It may be that the FTC is seeking a more prescriptive instruction to marketers on making disclosures, dictating specific words or disclosure placement that would likely remove at least some business judgment, creativity, and differentiation from marketing practices. The FTC specifically raised ROSCA’s requirement of a “simple mechanism” to cancel as problematic because it does not specify which methods would suffice. In enacting ROSCA, Congress concluded that it need not further specify how cancellation should be effected, but the FTC clearly views this rule review proceeding as a way to make such a pronouncement.

Would an Expanded Negative Option Rule Address the FTC’s Concerns?

In our view, no. Many of the companies sued by the FTC for ROSCA and other violations allegedly engaged in practices that no additional laws or regulations would have stopped. For example, as described by the FTC in many recent complaints, those practices included using fake web sites with ROSCA-compliant disclosures and consent mechanisms to obtain payment processing from banks, yet making actual sales through other web pages that had no disclosures at all.

In other words, companies that want to dupe consumers into buying their products and services do not need further instruction on what not to do. Meanwhile, those striving to create long-standing customer relationships and sell useful products and services through the convenience of automatic renewal programs would likely be hindered by more regulations, at significant additional compliance costs and expense with no material benefit to consumers.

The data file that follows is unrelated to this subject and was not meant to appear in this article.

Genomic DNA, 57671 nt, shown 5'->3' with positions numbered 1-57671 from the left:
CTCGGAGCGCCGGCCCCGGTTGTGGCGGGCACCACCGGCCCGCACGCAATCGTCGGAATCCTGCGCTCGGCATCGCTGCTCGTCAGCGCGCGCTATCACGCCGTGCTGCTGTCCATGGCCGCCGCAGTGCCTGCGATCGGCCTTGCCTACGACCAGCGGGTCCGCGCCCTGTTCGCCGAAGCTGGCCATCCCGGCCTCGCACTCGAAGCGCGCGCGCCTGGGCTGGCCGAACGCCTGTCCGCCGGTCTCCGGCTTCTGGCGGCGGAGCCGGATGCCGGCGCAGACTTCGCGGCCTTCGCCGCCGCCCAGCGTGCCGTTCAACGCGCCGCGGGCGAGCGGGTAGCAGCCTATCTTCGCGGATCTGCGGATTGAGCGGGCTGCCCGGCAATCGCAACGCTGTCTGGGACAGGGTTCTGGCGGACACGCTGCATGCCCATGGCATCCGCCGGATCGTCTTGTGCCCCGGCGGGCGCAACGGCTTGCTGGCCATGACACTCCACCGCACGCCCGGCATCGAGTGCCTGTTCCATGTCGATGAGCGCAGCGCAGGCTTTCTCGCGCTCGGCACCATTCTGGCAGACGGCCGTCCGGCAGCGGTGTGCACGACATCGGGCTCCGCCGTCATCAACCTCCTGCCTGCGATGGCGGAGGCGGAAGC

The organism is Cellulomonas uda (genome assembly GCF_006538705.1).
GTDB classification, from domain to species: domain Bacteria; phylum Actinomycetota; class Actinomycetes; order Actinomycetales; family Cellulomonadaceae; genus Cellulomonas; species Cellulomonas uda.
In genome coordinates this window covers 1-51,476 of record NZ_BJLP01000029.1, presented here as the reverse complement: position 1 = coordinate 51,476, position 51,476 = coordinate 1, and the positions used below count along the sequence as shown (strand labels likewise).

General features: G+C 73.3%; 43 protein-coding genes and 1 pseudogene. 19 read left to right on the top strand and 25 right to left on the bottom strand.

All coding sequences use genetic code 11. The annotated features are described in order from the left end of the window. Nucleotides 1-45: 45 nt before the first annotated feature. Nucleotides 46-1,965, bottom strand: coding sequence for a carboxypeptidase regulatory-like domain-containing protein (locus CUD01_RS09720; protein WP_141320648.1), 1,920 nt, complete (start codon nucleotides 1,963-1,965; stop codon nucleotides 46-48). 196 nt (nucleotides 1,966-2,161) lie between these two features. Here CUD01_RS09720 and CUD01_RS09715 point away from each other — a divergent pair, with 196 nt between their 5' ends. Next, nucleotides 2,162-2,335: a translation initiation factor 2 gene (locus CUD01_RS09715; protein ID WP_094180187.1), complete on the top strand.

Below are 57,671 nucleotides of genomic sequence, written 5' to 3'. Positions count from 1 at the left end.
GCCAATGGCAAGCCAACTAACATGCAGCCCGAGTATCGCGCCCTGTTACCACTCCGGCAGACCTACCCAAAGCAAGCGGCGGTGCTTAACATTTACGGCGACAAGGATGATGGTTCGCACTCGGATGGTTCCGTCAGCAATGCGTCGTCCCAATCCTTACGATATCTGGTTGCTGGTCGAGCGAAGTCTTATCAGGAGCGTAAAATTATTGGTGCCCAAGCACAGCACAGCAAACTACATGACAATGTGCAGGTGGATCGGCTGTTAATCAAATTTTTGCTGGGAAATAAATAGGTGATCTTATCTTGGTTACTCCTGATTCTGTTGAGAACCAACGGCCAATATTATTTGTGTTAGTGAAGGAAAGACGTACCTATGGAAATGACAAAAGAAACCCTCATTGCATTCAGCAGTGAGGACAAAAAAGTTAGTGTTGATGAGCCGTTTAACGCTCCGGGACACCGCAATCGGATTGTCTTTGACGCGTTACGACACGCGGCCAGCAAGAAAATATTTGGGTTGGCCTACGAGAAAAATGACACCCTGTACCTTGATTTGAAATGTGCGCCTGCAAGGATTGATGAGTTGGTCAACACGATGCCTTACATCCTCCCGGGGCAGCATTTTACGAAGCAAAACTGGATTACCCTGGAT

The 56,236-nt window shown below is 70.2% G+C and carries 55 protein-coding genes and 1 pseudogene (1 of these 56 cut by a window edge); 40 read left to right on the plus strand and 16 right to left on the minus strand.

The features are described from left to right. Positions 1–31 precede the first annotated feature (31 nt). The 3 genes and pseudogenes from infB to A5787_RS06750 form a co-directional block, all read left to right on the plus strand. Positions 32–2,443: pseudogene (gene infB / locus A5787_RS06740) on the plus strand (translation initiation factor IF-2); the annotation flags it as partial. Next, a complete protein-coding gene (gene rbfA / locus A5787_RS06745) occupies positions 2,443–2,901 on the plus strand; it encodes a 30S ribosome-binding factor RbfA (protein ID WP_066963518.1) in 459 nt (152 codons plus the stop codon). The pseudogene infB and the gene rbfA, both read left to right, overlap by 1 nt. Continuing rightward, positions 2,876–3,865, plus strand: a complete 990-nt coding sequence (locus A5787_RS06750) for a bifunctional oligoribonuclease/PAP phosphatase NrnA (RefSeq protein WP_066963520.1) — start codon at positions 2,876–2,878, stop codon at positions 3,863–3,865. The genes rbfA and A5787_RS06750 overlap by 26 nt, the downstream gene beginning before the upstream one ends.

An expanded Negative Option Rule also would not serve to preempt the various, often disparate state laws that have cropped up since 2014, including those in California, Virginia, Vermont, the District of Columbia, and others. To the extent there is a “patchwork of regulations,” it is happening at the state level, where things like different font-face requirements and renewal notice timeframes are cropping up. Moreover, there are new MasterCard “regulations” and forthcoming Visa rules that impose additional, new compliance requirements. Failure to comply with those rules runs the risk of losing processing relationships.

There may be other reasons the FTC wants to expand the Negative Option Rule, such as to require pre-billing notices for recurring payments or order confirmation notices like those required by some states. Or, the FTC may be considering whether it could use an expanded rule to obtain enhanced civil penalties for violations. All possibilities should be considered.

The general public, including companies and industry groups, have until December 2, 2019 to comment on the FTC’s proposal to expand the Negative Option Rule. Please let us know if you are interested in this topic or participating in the proceeding.

The content of this article is intended to provide a general guide to the subject matter. Specialist advice should be sought about your specific circumstances.